Ottawa Senators veterans say the team has dealt with the players who were caught on video complaining about their team and coach to a cabbie and they’re ready to move on.
Seven Senators players apologized late Monday night after Postmedia published a story with a video of them criticizing their team and coach Martin Raymond in a conversation with an Uber driver in Phoenix, Ariz., last week.
None of those players spoke to the media after morning skate Tuesday.
Instead, it was up to long-time Senators such as Mark Stone and Craig Anderson to face the first questions about the incident from reporters.
“This is a hiccup,” Stone said, adding the team found out about the existence of the video a few days ago. “Guys have made great efforts to repair relationships. This is only going to make our team stronger.”
“[The players] support each other,” Anderson said.
“I’m here to face [media] head-on and let you know we support our staff and we support our management.”
Head coach Guy Boucher said the team has dealt with the issue and has moved on.
The Senators host New Jersey tonight.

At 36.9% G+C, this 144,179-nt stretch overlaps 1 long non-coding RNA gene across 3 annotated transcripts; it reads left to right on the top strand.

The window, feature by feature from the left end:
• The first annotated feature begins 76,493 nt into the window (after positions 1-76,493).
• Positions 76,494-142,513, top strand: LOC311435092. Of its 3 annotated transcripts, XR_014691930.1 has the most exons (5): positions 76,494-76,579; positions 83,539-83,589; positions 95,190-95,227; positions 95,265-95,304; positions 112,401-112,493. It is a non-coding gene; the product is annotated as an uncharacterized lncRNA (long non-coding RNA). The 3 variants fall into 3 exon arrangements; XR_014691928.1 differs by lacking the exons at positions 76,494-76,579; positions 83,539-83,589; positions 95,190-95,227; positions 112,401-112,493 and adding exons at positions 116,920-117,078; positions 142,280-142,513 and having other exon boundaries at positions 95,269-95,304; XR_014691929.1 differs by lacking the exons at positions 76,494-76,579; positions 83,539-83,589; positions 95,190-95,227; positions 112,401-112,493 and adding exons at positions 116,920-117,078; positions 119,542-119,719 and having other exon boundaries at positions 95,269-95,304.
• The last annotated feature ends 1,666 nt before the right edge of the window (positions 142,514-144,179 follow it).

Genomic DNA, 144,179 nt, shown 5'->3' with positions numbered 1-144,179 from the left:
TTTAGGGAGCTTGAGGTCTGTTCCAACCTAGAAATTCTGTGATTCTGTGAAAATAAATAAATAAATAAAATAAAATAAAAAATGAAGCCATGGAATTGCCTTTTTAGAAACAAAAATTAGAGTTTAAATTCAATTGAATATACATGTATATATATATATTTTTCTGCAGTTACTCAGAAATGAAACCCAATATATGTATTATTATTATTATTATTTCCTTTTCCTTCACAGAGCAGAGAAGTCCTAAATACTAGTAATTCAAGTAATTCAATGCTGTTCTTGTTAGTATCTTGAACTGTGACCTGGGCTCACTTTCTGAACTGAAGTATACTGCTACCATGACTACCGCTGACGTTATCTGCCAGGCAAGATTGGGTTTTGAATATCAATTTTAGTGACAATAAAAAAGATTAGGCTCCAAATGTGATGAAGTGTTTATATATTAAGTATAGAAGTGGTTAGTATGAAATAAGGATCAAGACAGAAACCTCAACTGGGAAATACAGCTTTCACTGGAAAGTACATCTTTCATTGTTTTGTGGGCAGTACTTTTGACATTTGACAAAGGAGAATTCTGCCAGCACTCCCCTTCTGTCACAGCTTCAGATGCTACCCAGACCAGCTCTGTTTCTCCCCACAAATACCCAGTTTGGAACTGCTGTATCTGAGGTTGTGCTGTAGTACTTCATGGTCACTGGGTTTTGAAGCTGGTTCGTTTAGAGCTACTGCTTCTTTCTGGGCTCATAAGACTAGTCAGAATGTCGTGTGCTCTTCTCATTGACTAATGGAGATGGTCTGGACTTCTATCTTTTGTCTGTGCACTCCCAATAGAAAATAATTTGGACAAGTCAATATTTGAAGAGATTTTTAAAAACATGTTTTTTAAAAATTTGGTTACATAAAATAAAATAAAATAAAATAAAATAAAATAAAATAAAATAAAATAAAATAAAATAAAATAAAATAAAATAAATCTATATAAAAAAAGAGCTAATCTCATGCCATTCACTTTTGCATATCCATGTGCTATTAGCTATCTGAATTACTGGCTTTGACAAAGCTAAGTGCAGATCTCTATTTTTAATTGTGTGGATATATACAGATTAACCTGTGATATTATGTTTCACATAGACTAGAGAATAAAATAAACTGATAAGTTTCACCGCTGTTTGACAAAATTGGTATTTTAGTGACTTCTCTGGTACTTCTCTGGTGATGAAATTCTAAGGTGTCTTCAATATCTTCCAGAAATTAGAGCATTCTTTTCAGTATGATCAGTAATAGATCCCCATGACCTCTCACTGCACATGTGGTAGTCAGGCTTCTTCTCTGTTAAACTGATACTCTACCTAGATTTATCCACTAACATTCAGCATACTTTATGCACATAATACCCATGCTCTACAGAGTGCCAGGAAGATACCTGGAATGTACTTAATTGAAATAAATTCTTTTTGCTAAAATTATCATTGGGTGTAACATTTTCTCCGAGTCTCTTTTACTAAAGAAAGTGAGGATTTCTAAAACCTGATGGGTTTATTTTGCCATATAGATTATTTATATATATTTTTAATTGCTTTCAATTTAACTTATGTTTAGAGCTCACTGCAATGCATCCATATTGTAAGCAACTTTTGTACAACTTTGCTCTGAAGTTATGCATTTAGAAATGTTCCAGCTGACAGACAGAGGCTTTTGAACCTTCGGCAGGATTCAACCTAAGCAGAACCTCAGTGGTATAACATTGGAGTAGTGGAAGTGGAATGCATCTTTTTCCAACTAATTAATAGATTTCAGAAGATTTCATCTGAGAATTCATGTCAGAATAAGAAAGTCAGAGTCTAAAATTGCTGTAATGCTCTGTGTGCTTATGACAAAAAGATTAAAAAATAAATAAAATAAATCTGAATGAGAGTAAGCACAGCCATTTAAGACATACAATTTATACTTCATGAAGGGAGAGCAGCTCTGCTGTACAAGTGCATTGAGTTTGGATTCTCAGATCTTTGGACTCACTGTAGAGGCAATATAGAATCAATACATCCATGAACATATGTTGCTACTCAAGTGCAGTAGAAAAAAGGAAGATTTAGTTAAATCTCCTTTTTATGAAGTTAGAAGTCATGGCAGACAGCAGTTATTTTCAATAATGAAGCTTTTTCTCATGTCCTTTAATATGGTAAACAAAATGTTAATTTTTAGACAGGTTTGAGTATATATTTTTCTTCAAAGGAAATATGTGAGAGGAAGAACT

Senators players were caught trash-talking their team on a video recording➡️<a href=”https://t.co/6zZIWHmY69″>https://t.co/6zZIWHmY69</a> Now that it has been publicly shared, who do YOU think made the worst move in this situation?
An Arizona media law expert said in an email there are a few legal questions at play.
Joseph Russomanno, an associate professor at Arizona State University’s Walter Cronkite School of Journalism and Mass Communication, said federal and state laws — including Arizona’s — permit broadcasting conversations under certain circumstances.
He said there are arguments at least one person involved (the driver) knew about the recording, which could meet one legal threshold.
Other factors include whether there was a reasonable expectation of privacy given they were in a ride-hailing vehicle and whether the information shared is of the public interest.
An Uber general manager said filming a private conversation without passenger consent is a clear violation of its terms of service.
Uber worked to get the video removed, said a spokesperson in an email, without addressing question’s about Uber’s camera rules in Phoenix and whether the driver is facing discipline.